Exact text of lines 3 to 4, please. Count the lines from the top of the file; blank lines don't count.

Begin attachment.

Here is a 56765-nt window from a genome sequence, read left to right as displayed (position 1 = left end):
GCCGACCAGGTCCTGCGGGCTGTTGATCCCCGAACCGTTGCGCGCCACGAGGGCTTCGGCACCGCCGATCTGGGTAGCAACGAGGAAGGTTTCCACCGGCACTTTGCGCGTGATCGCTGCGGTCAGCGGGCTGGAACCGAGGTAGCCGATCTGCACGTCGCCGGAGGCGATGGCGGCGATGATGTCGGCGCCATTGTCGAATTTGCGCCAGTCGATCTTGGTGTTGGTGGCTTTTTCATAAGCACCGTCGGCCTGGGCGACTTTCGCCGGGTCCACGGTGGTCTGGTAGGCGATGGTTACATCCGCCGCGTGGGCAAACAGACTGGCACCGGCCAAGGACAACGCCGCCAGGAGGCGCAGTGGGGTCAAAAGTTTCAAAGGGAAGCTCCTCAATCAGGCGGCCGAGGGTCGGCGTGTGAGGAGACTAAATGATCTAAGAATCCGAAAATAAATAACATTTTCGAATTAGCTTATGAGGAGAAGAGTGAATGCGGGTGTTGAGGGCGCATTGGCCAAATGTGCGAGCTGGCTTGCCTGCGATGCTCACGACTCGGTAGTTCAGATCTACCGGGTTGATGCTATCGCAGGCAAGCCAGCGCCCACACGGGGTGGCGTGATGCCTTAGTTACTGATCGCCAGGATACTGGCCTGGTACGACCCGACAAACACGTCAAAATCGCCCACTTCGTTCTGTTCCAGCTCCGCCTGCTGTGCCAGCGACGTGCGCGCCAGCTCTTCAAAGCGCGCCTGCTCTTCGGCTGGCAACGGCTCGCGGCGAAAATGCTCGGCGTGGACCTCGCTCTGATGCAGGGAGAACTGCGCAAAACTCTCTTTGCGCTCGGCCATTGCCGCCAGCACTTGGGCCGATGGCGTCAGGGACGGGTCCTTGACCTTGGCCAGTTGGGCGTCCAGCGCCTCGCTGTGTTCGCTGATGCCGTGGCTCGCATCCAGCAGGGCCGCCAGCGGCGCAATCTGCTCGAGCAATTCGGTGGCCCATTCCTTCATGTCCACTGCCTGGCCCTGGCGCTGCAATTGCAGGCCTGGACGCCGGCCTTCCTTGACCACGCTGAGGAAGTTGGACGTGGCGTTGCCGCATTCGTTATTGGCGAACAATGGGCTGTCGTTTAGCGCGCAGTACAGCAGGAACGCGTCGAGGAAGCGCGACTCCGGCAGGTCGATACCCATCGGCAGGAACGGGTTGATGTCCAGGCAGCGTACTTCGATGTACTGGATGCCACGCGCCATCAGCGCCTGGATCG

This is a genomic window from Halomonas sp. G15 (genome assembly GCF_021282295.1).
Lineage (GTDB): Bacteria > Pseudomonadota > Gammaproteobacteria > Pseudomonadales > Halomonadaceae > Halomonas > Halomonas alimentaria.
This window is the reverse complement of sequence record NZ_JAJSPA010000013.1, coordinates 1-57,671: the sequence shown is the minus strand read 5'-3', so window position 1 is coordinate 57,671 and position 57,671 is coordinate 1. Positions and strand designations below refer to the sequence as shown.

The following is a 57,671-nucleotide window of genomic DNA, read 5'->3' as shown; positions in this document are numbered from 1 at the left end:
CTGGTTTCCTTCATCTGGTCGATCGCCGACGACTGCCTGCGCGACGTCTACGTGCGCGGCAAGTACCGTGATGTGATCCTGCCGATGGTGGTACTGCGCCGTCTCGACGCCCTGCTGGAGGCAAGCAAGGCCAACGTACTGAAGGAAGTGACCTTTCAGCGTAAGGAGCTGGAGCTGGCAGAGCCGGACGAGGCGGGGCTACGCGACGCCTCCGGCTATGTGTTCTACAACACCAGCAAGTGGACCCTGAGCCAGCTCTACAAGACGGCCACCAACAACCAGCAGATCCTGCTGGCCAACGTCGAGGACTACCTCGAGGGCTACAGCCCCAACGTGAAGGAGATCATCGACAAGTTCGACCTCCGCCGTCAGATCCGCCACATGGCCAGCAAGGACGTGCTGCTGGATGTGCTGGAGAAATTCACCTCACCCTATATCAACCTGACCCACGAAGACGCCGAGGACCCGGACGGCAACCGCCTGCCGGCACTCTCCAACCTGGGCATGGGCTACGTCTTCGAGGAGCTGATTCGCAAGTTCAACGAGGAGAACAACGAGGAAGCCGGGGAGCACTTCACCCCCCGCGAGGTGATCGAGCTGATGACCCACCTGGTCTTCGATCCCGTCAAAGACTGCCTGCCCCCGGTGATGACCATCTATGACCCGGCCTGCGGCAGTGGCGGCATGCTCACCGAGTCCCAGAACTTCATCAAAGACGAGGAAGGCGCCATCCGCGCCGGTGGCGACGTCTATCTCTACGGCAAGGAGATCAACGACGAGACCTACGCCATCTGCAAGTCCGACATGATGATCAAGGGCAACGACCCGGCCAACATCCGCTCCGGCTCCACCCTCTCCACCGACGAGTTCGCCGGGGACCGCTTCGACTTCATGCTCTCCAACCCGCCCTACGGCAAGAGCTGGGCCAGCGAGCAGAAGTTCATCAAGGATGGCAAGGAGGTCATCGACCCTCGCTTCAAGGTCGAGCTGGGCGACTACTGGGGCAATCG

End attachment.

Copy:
This is a genomic window from Halomonas sp. G15 (genome assembly GCF_021282295.1).
Lineage (GTDB): Bacteria > Pseudomonadota > Gammaproteobacteria > Pseudomonadales > Halomonadaceae > Halomonas > Halomonas alimentaria.